We are the Leaders We are Looking For

800 300 Malena McKaba and Ashley Anderson

(Photo: Jade Magaña/CA FWD)

On May 25, George Floyd was killed by a Minneapolis police officer, igniting an international wave of protests against police brutality towards Black people. There is no doubt that these are incredibly turbulent times politically, and we believe all would agree there is too much on the line this November to stay home. Voting, however, is only a single part of our civic duty. In our country’s history, protests have been a necessary prerequisite for change.

Our nation’s Declaration of Independence describes “Life, Liberty and the Pursuit of Happiness,” as rights that are fundamental to the human experience. Well over 200 years later we are still working to make this statement true for all of the nation’s citizens.

Our very first act as a nation was a revolt. The Boston Tea Party and the Revolutionary War that followed, set the stage for the United States to use civil disobedience to protest injustice. The Civil Rights act of 1964 and the Voting Rights Act of 1965 were not accomplished merely through voting in of the “right” people. At times, we forget that many of the rights we have now were considered controversial at the time they were introduced.

Stacy Abrams, Fair Fight founder and the first Black woman to receive a major-party gubernatorial nomination, said “[…] it’s not enough to say what you want — you’ve got to demand that it be made true. So, we have to stop simplifying this by pretending that we can elect a savior who will change the world or change the country.”

We must not forget that the legislative and social changes that were the result of action taken by previous generations are the living legacy of their demand for progress and for a better human experience. Leaders from Martin Luther King Jr., Malcolm X, Fannie Lou Hamer and so many others stood on the front lines of this work. But they weren’t alone, they stood on the shoulders of so many people whose names we will never know.

These leaders understood the importance of engaging at all levels, from voting to activating different forms of protest. The power of protesting is not only that it forces us to face the moment and to have uncomfortable but necessary conversations to enact change, but it also gives a voice to the voiceless, like incarcerated folks and people that are not full citizens but are still affected by policies created in America. But whose voice, just like yours and ours, matter.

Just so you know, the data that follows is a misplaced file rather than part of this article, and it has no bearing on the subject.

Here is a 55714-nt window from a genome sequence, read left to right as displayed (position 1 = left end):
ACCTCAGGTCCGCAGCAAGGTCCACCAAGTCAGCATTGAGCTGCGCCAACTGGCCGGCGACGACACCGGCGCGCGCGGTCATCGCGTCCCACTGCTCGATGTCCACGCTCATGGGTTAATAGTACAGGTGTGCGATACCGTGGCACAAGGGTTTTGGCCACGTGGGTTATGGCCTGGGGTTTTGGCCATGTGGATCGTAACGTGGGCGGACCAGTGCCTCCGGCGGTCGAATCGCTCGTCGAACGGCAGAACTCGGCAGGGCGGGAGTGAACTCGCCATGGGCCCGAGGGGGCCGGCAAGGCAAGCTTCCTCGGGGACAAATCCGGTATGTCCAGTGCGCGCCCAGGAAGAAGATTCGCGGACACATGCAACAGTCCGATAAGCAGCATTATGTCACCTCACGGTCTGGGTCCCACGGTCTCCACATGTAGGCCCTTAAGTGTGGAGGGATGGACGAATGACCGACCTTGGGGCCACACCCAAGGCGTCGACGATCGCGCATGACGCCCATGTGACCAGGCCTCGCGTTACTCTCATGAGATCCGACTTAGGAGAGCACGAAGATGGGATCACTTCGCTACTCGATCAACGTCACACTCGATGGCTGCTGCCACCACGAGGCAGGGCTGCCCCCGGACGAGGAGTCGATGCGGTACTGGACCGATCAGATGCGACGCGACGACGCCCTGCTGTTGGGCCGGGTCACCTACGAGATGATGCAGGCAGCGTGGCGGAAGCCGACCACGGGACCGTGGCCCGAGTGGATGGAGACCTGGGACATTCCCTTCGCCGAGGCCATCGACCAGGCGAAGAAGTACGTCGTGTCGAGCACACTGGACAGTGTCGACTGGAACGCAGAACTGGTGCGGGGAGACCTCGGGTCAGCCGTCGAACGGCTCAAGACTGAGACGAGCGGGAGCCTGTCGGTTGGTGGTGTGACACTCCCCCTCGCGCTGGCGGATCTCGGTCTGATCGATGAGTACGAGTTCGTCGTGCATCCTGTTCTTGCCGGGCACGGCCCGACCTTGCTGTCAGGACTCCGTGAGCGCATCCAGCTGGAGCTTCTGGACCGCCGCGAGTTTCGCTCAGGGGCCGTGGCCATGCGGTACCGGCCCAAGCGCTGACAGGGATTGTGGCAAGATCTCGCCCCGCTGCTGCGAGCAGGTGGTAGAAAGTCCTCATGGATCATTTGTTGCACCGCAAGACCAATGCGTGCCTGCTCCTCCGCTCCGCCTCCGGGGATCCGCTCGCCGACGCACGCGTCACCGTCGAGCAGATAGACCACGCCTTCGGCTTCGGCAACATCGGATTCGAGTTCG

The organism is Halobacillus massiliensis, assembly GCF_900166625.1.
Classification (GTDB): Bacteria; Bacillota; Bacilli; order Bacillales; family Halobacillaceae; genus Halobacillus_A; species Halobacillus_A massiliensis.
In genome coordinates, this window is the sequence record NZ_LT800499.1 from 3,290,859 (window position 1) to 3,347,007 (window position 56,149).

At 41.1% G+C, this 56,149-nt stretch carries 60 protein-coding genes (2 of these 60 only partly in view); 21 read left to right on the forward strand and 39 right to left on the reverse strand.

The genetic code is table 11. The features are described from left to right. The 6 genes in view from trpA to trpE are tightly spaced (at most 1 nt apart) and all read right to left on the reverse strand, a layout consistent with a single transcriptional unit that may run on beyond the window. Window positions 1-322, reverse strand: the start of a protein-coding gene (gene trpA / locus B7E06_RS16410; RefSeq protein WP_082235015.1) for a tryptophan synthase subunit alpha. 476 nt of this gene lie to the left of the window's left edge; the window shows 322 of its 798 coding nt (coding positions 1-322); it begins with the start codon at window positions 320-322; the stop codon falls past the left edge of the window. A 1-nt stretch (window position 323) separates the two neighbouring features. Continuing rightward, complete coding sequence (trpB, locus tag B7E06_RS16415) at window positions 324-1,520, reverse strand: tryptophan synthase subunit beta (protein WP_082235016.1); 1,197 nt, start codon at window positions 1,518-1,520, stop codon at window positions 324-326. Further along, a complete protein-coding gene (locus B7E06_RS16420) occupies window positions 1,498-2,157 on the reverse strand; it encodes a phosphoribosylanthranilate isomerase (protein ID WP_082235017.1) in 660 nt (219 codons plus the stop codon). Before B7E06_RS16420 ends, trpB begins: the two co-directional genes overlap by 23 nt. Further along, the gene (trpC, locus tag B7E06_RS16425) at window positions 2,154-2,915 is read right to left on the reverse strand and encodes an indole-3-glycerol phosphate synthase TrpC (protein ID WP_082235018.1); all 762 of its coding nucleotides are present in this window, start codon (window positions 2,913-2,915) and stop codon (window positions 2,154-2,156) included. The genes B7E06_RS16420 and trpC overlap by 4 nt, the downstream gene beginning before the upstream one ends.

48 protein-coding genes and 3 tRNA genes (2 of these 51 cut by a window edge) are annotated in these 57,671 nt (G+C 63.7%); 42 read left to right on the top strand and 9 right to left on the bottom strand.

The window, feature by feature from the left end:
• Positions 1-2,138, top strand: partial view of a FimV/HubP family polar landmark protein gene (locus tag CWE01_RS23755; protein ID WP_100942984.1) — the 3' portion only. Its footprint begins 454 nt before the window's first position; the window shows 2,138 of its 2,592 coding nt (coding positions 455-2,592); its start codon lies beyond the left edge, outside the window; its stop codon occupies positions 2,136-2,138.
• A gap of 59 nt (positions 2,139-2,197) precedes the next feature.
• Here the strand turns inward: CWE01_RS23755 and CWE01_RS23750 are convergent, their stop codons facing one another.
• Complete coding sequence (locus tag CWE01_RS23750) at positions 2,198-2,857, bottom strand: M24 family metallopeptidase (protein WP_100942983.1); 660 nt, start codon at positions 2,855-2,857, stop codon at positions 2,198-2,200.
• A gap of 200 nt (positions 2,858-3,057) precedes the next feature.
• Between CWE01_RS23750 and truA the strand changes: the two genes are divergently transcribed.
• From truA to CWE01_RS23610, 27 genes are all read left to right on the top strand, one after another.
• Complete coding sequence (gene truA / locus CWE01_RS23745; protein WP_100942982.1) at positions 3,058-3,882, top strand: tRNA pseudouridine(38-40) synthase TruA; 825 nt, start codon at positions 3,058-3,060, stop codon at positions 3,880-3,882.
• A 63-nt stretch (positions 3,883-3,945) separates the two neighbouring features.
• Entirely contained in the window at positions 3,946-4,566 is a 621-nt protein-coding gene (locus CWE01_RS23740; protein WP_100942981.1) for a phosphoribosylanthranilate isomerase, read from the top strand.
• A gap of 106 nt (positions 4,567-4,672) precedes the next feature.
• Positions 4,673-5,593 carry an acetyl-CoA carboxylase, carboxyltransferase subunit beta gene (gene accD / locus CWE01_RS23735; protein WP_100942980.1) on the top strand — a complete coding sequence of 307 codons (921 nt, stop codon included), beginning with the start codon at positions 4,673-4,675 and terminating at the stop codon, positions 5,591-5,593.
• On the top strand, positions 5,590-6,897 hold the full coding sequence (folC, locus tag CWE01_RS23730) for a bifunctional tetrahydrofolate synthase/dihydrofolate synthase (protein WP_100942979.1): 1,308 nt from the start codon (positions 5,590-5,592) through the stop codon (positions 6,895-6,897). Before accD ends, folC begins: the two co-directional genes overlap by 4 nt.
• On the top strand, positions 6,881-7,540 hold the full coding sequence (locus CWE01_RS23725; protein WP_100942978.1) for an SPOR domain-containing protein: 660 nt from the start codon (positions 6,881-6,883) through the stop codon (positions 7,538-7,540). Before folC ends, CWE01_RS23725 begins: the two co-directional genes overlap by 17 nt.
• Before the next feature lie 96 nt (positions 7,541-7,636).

Efforts to silence protests, even in the face of undeniable injustice, have been the oppositional gravity to progress since organized demonstrations began. Recent efforts to oppose Black Lives Matter protests and attempts to keep people home to wait for election results is an extension of that silencing.

In addition, protests are a critical avenue for movements because sitting back and waiting for legislative progress is not enough. SB 731 is an example of well-intended state action but the lag time between legislation is too slow. This bill was designed to create a process that would prevent police officers who commit misconduct from being hired in other communities.  California is one of five states in the country that doesn’t have this type of process in place and this year our legislators refused to vote on the bill.

We recognize that voting is important. Additionally, we must also exercise our civic duties beyond the ballot box. It is not enough to vote for a president every four years or to only protest and not vote. We must do both if we are able to. One begets the other, voting and protests work together as components of a constant conversation toward progress. So, make sure you research the issues in your area, protest, call your elected officials, vote, do anything and everything in your power to make sure your voice is heard.

We encourage all people regardless of age, race, sex or any other social category to get activated. Our work with the 2020 California Economic Summit is one way that we are choosing to make sure our voice is heard and to launch our work into next year. It’s not about showing up once, it’s about showing up consistently. We are the change we want to see and the future we want exists if we do the work to make it true.

Anderson and McKaba are members of the Young Leaders Advisory Council for the 2020 California Economic Summit to be held on December 3-4.

Ashley Anderson is a first-year student at the University of California Los Angeles. Her primary policy focus areas are social equity K-12 education.
Malena McKaba is a graduate of the University of California Santa Cruz. Her primary policy focus areas include social equity and higher education.

Malena McKaba and Ashley Anderson

All stories by: Malena McKaba and Ashley Anderson